<Then by that, White wasn't that good if there was good competition>

    :noidea

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  • RuthMayBond
    replied
    Originally posted by john1972 View Post
    You misunderstanding the importance of diving for a ball while playing defense only underscores your ignorance of fielding in general. How in the world can a defensive player, especially one playing at SS or 2B, be truly effective without diving for a ball. It is the primary means of extending one's range along with speed and anticipation.
    Your COMPLETE misunderstanding of what I ACTUALLY said (plus ignoring what you didn't want to talk about) speaks more volumes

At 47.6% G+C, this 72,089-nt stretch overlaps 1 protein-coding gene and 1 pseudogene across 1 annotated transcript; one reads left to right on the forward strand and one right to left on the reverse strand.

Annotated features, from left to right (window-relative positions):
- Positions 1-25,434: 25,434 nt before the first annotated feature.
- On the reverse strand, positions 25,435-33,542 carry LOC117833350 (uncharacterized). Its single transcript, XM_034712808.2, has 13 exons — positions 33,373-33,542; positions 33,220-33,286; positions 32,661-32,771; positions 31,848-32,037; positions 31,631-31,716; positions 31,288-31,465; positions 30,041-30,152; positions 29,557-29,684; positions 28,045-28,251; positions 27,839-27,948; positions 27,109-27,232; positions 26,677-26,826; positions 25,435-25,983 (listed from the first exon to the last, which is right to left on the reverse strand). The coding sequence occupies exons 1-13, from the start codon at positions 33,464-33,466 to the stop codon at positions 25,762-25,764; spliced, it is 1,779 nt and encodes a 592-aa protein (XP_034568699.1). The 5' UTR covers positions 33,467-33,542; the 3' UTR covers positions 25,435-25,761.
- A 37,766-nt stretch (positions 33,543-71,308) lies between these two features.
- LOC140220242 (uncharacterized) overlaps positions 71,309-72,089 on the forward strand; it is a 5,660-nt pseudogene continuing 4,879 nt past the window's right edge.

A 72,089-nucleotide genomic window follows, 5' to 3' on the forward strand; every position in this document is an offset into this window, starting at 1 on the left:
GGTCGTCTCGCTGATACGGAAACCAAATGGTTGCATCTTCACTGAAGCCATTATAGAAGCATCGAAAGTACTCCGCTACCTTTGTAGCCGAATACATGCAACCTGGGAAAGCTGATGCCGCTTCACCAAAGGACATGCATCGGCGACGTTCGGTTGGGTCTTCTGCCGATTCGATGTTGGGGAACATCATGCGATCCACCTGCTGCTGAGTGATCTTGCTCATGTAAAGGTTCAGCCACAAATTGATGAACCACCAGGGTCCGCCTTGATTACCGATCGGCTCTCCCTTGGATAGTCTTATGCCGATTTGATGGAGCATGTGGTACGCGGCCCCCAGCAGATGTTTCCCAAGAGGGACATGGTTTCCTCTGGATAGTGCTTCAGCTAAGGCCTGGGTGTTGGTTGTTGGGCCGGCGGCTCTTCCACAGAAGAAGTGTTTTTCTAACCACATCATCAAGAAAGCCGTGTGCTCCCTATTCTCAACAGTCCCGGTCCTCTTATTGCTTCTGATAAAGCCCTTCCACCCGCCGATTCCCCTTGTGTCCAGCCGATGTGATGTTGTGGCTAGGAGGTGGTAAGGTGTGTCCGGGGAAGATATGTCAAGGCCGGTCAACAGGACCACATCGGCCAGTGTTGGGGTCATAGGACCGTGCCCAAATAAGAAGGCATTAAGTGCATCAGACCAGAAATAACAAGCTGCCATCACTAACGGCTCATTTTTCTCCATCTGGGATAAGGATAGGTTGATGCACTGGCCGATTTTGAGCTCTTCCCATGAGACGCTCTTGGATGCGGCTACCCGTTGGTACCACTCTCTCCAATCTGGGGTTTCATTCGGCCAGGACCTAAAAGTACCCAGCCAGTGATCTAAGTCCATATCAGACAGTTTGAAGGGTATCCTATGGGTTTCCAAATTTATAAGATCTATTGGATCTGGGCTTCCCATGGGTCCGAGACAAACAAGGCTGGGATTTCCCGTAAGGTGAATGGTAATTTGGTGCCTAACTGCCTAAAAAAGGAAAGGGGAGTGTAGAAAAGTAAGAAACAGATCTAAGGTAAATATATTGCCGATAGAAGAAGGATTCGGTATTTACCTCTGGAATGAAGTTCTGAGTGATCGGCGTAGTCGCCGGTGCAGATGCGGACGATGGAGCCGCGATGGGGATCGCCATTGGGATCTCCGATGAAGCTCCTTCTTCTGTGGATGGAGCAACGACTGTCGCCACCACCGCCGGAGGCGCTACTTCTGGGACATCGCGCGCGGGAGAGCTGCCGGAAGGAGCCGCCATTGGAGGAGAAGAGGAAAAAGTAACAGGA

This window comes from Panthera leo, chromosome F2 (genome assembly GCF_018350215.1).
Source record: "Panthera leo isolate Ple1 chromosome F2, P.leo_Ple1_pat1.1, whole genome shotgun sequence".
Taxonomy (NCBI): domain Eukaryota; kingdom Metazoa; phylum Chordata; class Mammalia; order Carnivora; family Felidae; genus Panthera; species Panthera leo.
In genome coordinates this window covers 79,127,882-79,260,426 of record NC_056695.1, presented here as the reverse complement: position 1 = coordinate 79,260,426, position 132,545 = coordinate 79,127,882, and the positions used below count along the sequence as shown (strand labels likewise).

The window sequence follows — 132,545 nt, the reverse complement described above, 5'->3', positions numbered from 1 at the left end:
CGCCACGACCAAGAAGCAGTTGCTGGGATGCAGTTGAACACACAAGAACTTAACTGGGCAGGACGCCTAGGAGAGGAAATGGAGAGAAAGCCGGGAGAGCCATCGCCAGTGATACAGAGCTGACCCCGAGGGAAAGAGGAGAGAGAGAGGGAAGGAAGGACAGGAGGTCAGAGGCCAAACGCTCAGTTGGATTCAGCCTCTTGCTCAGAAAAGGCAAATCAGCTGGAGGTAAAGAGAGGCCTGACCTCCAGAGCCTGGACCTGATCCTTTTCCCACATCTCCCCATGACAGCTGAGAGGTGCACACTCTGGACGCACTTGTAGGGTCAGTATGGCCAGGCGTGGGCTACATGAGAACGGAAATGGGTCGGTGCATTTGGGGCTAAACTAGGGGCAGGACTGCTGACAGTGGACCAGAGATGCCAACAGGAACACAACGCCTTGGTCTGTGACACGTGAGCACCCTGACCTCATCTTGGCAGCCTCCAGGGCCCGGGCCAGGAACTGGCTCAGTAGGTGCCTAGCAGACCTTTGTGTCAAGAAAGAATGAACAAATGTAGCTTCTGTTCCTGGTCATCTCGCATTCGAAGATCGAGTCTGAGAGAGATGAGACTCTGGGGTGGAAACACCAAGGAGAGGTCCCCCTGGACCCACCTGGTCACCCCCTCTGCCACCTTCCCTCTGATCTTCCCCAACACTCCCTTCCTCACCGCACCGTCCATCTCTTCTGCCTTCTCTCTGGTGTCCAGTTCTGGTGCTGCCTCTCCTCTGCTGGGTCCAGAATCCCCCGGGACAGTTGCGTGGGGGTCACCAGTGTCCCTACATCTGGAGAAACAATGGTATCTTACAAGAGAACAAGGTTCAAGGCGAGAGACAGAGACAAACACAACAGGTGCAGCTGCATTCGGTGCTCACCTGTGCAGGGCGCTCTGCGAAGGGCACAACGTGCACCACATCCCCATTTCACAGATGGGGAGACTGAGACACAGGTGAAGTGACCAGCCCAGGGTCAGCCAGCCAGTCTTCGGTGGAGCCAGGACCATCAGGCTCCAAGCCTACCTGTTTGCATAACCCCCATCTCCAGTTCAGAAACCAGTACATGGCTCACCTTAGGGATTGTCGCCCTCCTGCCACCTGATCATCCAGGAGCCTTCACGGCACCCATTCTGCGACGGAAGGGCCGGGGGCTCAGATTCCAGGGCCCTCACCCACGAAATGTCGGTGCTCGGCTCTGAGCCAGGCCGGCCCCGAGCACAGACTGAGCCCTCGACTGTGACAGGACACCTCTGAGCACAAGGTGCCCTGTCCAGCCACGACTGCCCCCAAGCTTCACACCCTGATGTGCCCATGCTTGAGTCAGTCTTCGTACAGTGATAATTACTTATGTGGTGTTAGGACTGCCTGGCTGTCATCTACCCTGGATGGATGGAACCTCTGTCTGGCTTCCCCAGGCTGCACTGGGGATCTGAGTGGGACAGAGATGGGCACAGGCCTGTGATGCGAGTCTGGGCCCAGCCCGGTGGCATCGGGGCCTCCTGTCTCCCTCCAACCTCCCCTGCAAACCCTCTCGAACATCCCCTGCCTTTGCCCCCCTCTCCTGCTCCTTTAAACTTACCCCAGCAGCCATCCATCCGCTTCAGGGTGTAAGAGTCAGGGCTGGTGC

<I don't quite get your second point. Are you saying Grich turns a .300 hitter into a .250 hitter with his range, while Morgan did not exactly? If so, I'll trust your opinion on the matter because I have not witnessed either play.>

    You win the "put words in someone else's mouth" competition. Please re-read the post

    <And I'm not so sure Alomar played in a weak 2B era. Perhaps he made it appear like there was weak competition.>

    Then by that, White wasn't that good if there was good competition

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  • john1972
    replied
    Originally posted by RuthMayBond View Post
    As laughable as you making him consensus? I've heard Joe Dimaggio rarely dove, what's your point?

    <Apparently Grich or Morgan for the seventies.>

    Grich, please. As far as eyewitnesses knowing all, I keep going back to the difference in hits in a week between a .250 hitter and a .300 hitter